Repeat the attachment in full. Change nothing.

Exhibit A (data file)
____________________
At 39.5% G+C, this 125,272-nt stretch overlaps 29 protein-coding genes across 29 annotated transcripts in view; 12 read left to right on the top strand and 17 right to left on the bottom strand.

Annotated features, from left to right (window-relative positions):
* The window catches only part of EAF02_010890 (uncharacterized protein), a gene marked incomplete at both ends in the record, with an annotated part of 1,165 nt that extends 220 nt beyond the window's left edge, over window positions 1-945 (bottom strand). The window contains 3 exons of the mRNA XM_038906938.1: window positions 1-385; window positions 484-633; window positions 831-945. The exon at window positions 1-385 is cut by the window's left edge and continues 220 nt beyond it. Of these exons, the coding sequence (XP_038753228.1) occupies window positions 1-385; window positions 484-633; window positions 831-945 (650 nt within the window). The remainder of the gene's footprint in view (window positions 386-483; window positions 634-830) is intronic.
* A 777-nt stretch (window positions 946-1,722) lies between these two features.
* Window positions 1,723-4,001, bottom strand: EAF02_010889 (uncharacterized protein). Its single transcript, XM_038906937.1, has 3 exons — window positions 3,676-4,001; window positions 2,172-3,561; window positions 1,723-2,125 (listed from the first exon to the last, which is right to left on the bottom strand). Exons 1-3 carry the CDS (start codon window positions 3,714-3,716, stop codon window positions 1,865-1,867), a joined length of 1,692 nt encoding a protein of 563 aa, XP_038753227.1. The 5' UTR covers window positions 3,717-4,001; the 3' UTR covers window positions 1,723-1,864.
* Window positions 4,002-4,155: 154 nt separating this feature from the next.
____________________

At 39.5% G+C, this 125,272-nt stretch overlaps 29 protein-coding genes across 29 annotated transcripts in view; 12 read left to right on the top strand and 17 right to left on the bottom strand.

Annotated features, from left to right (window-relative positions):
* The window catches only part of EAF02_010890 (uncharacterized protein), a gene marked incomplete at both ends in the record, with an annotated part of 1,165 nt that extends 220 nt beyond the window's left edge, over window positions 1-945 (bottom strand). The window contains 3 exons of the mRNA XM_038906938.1: window positions 1-385; window positions 484-633; window positions 831-945. The exon at window positions 1-385 is cut by the window's left edge and continues 220 nt beyond it. Of these exons, the coding sequence (XP_038753228.1) occupies window positions 1-385; window positions 484-633; window positions 831-945 (650 nt within the window). The remainder of the gene's footprint in view (window positions 386-483; window positions 634-830) is intronic.
* A 777-nt stretch (window positions 946-1,722) lies between these two features.
* Window positions 1,723-4,001, bottom strand: EAF02_010889 (uncharacterized protein). Its single transcript, XM_038906937.1, has 3 exons — window positions 3,676-4,001; window positions 2,172-3,561; window positions 1,723-2,125 (listed from the first exon to the last, which is right to left on the bottom strand). Exons 1-3 carry the CDS (start codon window positions 3,714-3,716, stop codon window positions 1,865-1,867), a joined length of 1,692 nt encoding a protein of 563 aa, XP_038753227.1. The 5' UTR covers window positions 3,717-4,001; the 3' UTR covers window positions 1,723-1,864.
* Window positions 4,002-4,155: 154 nt separating this feature from the next.